France to Send 1,000 Troops to Central African Republic

France commits more troops to the troubled former colony following a surge in civil conflict

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William Daniels / Panos for TIME

People demonstrate violently in the street in Bangui, demanding that President Michel Djotodia steps down following the murder of a magistrate shot dead the night before. 30 minutes later, the Seleka arrived and fired into the crowd, killing two men and wounded one.

France is to send 1,000 troops to the Central African Republic where violence has been escalating since rebel groups united to overthrow the president in March. It will be the second military intervention by France in one of its former colonies this year.

French Defense Minister Jean-Yves Le Drian said France had to uphold its “international responsibilities”. He told Europe 1 radio, “The Central African Republic is in collapse and we cannot let a country fall apart like that. There is the violence, massacres and humanitarian chaos that follow a collapse.” Le Drian said the mission would last about six months.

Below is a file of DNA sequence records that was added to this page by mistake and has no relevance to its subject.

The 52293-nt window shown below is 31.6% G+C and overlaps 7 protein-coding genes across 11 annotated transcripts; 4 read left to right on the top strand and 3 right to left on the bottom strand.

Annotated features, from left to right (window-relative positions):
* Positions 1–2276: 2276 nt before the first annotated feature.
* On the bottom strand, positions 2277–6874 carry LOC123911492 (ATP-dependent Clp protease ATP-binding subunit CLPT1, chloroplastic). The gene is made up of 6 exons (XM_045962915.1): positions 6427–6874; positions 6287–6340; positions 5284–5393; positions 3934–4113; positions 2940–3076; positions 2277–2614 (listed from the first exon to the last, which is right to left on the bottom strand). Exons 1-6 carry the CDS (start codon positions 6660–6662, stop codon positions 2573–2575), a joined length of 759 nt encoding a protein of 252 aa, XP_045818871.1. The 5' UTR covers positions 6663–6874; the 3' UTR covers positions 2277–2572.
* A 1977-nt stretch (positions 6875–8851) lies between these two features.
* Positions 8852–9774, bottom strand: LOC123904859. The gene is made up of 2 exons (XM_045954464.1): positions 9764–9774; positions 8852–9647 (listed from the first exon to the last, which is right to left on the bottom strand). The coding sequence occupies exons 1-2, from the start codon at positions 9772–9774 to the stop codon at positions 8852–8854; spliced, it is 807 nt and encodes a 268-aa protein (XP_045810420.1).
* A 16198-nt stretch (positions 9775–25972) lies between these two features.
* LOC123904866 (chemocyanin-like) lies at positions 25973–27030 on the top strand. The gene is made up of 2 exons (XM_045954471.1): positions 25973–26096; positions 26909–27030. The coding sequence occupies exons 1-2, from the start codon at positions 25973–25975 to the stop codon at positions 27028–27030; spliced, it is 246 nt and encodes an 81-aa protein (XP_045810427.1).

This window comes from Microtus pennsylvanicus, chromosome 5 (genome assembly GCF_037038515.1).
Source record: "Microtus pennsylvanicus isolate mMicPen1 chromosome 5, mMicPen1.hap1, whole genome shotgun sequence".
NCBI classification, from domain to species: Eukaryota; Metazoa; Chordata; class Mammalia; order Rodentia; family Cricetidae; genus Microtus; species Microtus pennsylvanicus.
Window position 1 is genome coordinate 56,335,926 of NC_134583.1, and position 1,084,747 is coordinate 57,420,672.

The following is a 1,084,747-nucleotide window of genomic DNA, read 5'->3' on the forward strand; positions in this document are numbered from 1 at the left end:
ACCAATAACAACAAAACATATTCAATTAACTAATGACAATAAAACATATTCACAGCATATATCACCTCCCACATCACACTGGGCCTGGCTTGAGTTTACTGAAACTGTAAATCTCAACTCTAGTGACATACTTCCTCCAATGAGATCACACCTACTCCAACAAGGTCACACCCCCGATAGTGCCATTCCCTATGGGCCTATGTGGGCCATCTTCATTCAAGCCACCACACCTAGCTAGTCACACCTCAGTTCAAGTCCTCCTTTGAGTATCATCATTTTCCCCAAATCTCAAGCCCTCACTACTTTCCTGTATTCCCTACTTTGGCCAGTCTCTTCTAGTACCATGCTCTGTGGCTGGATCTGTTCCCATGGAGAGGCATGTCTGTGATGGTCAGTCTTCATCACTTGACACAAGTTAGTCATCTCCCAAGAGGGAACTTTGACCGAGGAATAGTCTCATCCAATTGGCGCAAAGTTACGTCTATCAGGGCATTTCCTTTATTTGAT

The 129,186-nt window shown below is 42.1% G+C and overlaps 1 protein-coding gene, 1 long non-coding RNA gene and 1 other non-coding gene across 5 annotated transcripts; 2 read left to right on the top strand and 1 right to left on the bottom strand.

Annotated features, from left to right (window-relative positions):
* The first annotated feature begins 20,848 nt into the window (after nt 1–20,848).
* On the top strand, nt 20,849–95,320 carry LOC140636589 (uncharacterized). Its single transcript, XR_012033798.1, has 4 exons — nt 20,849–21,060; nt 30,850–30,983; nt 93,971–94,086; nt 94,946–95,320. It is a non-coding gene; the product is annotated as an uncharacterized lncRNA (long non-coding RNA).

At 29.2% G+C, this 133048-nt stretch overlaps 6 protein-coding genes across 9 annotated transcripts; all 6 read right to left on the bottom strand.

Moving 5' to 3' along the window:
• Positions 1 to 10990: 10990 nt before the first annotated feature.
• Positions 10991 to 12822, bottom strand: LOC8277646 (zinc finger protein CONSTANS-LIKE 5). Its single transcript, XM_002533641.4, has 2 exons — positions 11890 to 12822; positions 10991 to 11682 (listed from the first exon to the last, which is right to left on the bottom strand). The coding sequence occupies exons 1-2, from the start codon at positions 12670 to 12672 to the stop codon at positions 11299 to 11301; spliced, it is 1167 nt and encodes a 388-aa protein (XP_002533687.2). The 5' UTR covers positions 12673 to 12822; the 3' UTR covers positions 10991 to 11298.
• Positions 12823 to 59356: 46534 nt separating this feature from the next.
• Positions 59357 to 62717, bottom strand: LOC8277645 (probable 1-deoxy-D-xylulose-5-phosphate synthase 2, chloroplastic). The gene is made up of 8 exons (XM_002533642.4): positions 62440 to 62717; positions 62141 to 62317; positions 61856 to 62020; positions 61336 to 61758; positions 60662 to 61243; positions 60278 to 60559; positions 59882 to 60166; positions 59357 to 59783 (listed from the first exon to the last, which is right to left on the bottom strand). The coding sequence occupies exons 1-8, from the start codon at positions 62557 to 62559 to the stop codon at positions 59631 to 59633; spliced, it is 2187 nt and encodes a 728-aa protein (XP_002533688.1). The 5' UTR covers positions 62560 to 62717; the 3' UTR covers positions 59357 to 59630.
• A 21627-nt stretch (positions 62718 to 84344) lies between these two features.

(PHOTOSThe Central African Republic Fans the Flames of Suffering)

The day before Mr Le Drian’s announcement, the UN deputy secretary-general Jan Eliasson described the country as “descending into complete chaos.” He warned that there had been a dramatic increase in killings, sexual violence and sectarian violence between Muslims and Christians. “If the situation is left to fester,” he said, “it may develop into a religious and ethnic conflict with long-standing consequences, even a civil war that could spread to neighboring countries.”

The French troops are expected to shore up an African Union-led force following a vote in the UN Security Council next week.

[Associated Press]